Where Is China's Sweet Spot?

If you don't know much about China, find someone who does. Daniel Gross, Slate's "Moneybox" columnist, wondered why he had so much trouble finding a chocolate bar in China.

One person responded that the West was withholding what we consider a delicious treat until China forgives our debt. Others suggested the Chinese haven't developed a taste for very sweet foods. Some talked about lingering effects from last year's tainted-milk scandal.

How can companies such as Hershey (NYSE: HSY  ) , Nestle, Mars, and Cadbury (NYSE: CBY  ) -- which Kraft (NYSE: KFT  ) is trying to take over -- make it big in China? What about Sara Lee (NYSE: SLE  ) and Krispy Kreme Doughnuts (NYSE: KKD  ) ? Right now, the Chinese account for about 2% of global chocolate sales. But what happens if the Chinese just don't have a taste for what you're selling?

I don't know. That's why I'm asking you. Let your fellow Fools know what you think in the comments box below. Meanwhile, know that Gross finally found chocolate: "On my last day in Beijing, in a little convenience store a stone's throw from Tiananmen Square, I found a slightly dusty Dove dark chocolate bar."

For every article comment, blog post, blog comment, and discussion board post until Jan. 8, 2010, The Motley Fool will donate $0.10 to Thurgood Marshall Academy (up to $20,000) as part of our annual Foolanthropy campaign.

If you want to find some people who know quite a bit about investing in China, check out the Fool's Global Gains investing newsletter, free for 30 days.

Fool online editor Kris Eddy owns no shares of any stocks mentioned in this article. Cadbury is a Motley Fool Inside Value recommendation. The Fool has a disclosure policy.


Read/Post Comments (3) | Recommend This Article (1)

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Help us keep this a respectfully Foolish area! This is a place for our readers to discuss, debate, and learn more about the Foolish investing topic you read about above. Help us keep it clean and safe. If you believe a comment is abusive or otherwise violates our Fool's Rules, please report it via the Report this Comment Report this Comment icon found on every comment.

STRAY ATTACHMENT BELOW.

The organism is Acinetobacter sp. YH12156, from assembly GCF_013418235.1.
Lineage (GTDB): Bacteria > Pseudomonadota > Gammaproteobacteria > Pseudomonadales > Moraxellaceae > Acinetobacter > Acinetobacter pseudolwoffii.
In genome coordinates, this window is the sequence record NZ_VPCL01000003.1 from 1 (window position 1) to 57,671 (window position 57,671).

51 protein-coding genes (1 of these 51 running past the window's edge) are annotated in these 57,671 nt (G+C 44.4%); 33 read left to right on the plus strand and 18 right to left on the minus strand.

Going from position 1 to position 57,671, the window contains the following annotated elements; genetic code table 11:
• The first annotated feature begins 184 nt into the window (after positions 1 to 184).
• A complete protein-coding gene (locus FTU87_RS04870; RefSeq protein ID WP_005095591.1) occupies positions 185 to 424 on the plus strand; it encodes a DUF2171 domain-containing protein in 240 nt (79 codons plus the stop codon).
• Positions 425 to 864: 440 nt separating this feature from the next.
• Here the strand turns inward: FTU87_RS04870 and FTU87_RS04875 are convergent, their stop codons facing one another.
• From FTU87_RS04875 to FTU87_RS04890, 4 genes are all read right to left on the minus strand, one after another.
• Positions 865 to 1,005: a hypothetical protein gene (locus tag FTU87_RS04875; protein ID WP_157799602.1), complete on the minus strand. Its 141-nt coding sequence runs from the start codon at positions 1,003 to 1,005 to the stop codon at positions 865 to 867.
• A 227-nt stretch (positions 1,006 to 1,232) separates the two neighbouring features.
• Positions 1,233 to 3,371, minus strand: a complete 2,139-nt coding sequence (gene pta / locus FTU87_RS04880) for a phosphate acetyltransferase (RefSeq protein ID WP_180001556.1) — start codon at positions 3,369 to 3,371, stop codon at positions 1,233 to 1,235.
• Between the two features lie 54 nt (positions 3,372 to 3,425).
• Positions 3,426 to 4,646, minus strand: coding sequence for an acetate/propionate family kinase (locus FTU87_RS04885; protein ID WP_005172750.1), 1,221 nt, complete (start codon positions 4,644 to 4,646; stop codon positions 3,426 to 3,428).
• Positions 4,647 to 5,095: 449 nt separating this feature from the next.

• Report this Comment On December 07, 2009, at 2:07 PM, harry2009 wrote:

    1. Traditional Chinese medicine is usually bitter, and

    2. Intestinal worm medicine is usually packaged as small chocolate bars.

    The mental association is not easy to dissociate. Did Daniel read the small prints on the dusty Dove dark chocolate bar?

  • Report this Comment On December 14, 2009, at 8:15 AM, tillytunes wrote:

    Oddly enough many Chinese will suck on sugar cane and drink it like we drink Koolaid but when it comes to chocolate, theirs lacks cocoa. Many of my co-workers here (I work in China) have said Western chocolate is too sweet. The only places you can find good chocolate are in the import stores in Shanghai, Beijing, Shenzhen, etc. and then we pay 3-4 times the price in the U.S. But to me it's worth paying $2.00US for a York Peppermint Patty to take the edge off.

    It is going to be awhile before outside chocolate companies will make any dent in the market here in China.

    As for donuts, a place called Bapples just opened in our city and they offer flavors such as green tea, shredded fish topping, and red bean. I can't stomach it but the locals seem to be enjoying it.

    The companies have to meet the locals where they are and that is in what Westeners would consider odd flavors such as seaweed.

    Lays has become successful here doing just that.

  • Report this Comment On December 14, 2009, at 8:24 AM, mattm712 wrote:

    I've lived in Korea and Japan for the past 2.5 years and have had similar experiences. Granted, you can find western chocolate here easier and there are local companies that make stuff, but many of my local friends don't buy it - it's just for Westerners. Most of my friends say the same thing as above: Western chocolate is too sweet. In general, a lot of the fattening sweets we have in the states (large pies, sugary cakes, candies) just don't exist in as large a quantity. Might help to explain the U.S. burgeoning waistband.

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